which model matches my needs in a mountain bike?

Discussion in 'Bike buying advice' started by schristie11, Apr 30, 2012.

  1. schristie11

    schristie11 New Member

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    [SIZE= 10pt]Now they have downhill bikes, and uphill bikes, and bikes that do both that cost more than my car, and many other category/types of purpose built mountain bikes - I wonder which model matches my needs..[/SIZE]
    [SIZE= 10pt]I have been researching online to find a new mountain bike and the only problem I seem to have is that there are so many dam options.[/SIZE]
    [SIZE= 10pt] [/SIZE]
    [SIZE= 10pt]I don't want to get into the gizmos and components, I want to know which brand & model fits my needs.[/SIZE]
    [SIZE= 10pt]My $800 budget limits me to a hard tale front suspension mountain bike.[/SIZE]
    [SIZE= 10pt]I may plan to spend a few hundred more customizing or upgrading some of the components that come with the bike.[/SIZE]
    [SIZE= 10pt]Ideally I could buy the frame and components all separately to get what I want, I did that with my last road bike.[/SIZE]
    [SIZE= 10pt]But I do not know if I can do that for my budget with a modern mountain bike.[/SIZE]
    [SIZE= 10pt] [/SIZE]
    [SIZE= 10pt]Therefore, I am considering the Cannondale SL 3 like my friend recently bought. He said it seems perfect for the area we live in.[/SIZE]
    [SIZE= 10pt]It seems like a no brainer to get that bike, but I wanted to poll the forums and see what you all think about the competition.[/SIZE]
    [SIZE= 10pt]I would like a bike that can go up hill and downhill and is comfortable on long rides of off road trails in southern Texas.[/SIZE]
    [SIZE= 10pt]Additional Notes:[/SIZE]
    [SIZE= 10pt] [/SIZE]
    [SIZE= 10pt]I am a small-thin guy with not a lot of muscle and climbing uphill on a smooth road bike is hard as hell on me.[/SIZE]
    [SIZE= 10pt]So I am worried what it will be like on a mountain bike on loose dirt.[/SIZE]
    [SIZE= 10pt]I think that I would like a bike that is light weight to help me out where I lack the muscle to power through with a heavy bike.[/SIZE]
    [SIZE= 10pt]Yes I do work out but even still I am just a small-thin guy and I never get very big or very strong.[/SIZE]
     
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  2. oldbobcat

    oldbobcat Well-Known Member

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    With an $800 budget you will be getting a general-purpose hard-tail trail bike, unless the right full suspension bike happens to fall into your lap. It's happened.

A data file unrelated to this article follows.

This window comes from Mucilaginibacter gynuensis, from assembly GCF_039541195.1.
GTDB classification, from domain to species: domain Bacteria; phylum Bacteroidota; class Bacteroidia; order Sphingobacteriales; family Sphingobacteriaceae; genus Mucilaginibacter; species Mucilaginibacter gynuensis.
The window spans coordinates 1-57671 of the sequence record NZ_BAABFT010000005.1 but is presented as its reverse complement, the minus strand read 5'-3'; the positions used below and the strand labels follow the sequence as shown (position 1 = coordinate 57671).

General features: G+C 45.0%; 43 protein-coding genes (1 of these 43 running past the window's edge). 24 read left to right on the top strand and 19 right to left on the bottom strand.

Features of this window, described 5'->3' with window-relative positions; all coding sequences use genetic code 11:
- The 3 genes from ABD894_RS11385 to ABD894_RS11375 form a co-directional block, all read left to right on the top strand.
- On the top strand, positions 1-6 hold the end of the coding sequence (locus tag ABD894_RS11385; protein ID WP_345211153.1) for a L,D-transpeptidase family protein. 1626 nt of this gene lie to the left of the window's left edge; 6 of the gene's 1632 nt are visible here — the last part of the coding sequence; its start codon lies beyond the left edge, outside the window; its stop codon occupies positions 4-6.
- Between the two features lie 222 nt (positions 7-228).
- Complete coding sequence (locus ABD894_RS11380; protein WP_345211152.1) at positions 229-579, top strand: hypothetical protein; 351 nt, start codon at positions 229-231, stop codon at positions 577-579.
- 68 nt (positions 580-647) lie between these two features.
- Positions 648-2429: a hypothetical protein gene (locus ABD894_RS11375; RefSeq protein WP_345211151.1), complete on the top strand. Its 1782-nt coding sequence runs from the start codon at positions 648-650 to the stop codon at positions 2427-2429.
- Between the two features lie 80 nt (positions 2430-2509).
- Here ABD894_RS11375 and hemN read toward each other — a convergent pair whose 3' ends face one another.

There isn't a whole lot of differentiation happening at this price. Mainly, you will choose between 29" wheels and 26" wheels. Feature for feature, 29'ers are a little heavier, a little more expensive, and a little less maneuverable than 26" wheel bikes. On the other hand, larger wheels smooth out the ride a little, float better over soft ground, give better traction, track better, and roll more easily over rocks, stumps, drainage bars, etc. You'll just have to ride a few to see which you prefer.

    My favorite 29'ers are the Trek Gary Fisher collection. In my opinion it takes finesse to come up with a moderately priced 29'er that doesn't ride like a tractor, and time and again Fisher's designers demonstrate they are tops in that department. The Specialized Rockhopper 29'er and Scott's Scale 29'ers are good, too.

    My favorite 26" bike is the "original" Specialized Rockhopper.
     
  3. alfeng

    alfeng Well-Known Member

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    FWIW. I'm keen on 29ers, but I think that rider size may be a limiting factor ...

    29er tires (at least, the pair that I have!) are considerably heavier than 26er tires ...

    At 5'9" (my height), I think that I am at the short end of the realistically acceptable height to ride a SMALL 29er.

    Consequently, 'I' think that if a rider is shorter than 5'9" then s/he probably wants to stick with a 26er ...

    OR, if a person wants to be in the vanguard then 650b wheels & tires may be something to consider ... in the future.

    Supposedly, 650b frame geometry is the same as 26er geometry -- however, I presume the BB "drop" is in the 55mm range -- so, 650b wheels could be retrofitted in a 26er frame with only a modest difference in the stand-over height

    BTW. Rather than buy a ready-to-ride Hardtail, I recommend getting the frame + fork from a place like www.pricepoint.com, et cetera.

    Add a set of wheels/tires + misc. and you should be able to cobble up a nicer bike for the same amount of money than the ready-to-ride bike would cost from an LBS.
     
  4. oldbobcat

    oldbobcat Well-Known Member

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    So who's marketing moderately priced 650b hardtails already?
     
  5. alfeng

    alfeng Well-Known Member

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    Good question ...

    I don't know that any currently available 650b bikes are moderately priced, yet ...

    Regardless, I think that 'if' the geometry of a 650b is truly the same as the geometry of a 26er, then the only reason that a 26er couldn't be updated at some point in time is if the bike has a suspension fork whose yoke precludes using the desired size 650b tire.

    Consequently, with the possible rider's limitation in mind (i.e., size & strength), I think that a 26er Hardtail is the bike I would recommend for riders shorter than 5'9" UNLESS the riding will generally be limited to Fire Roads & the ilk AND the bike is shod with a lighter tire-and-tube combination than the tractor tires which I have!

    I guess that one of these days I will have to lace up a set of 650b wheels to see if they will actually provide a Goldilocks wheelset for someone like myself!?!
     
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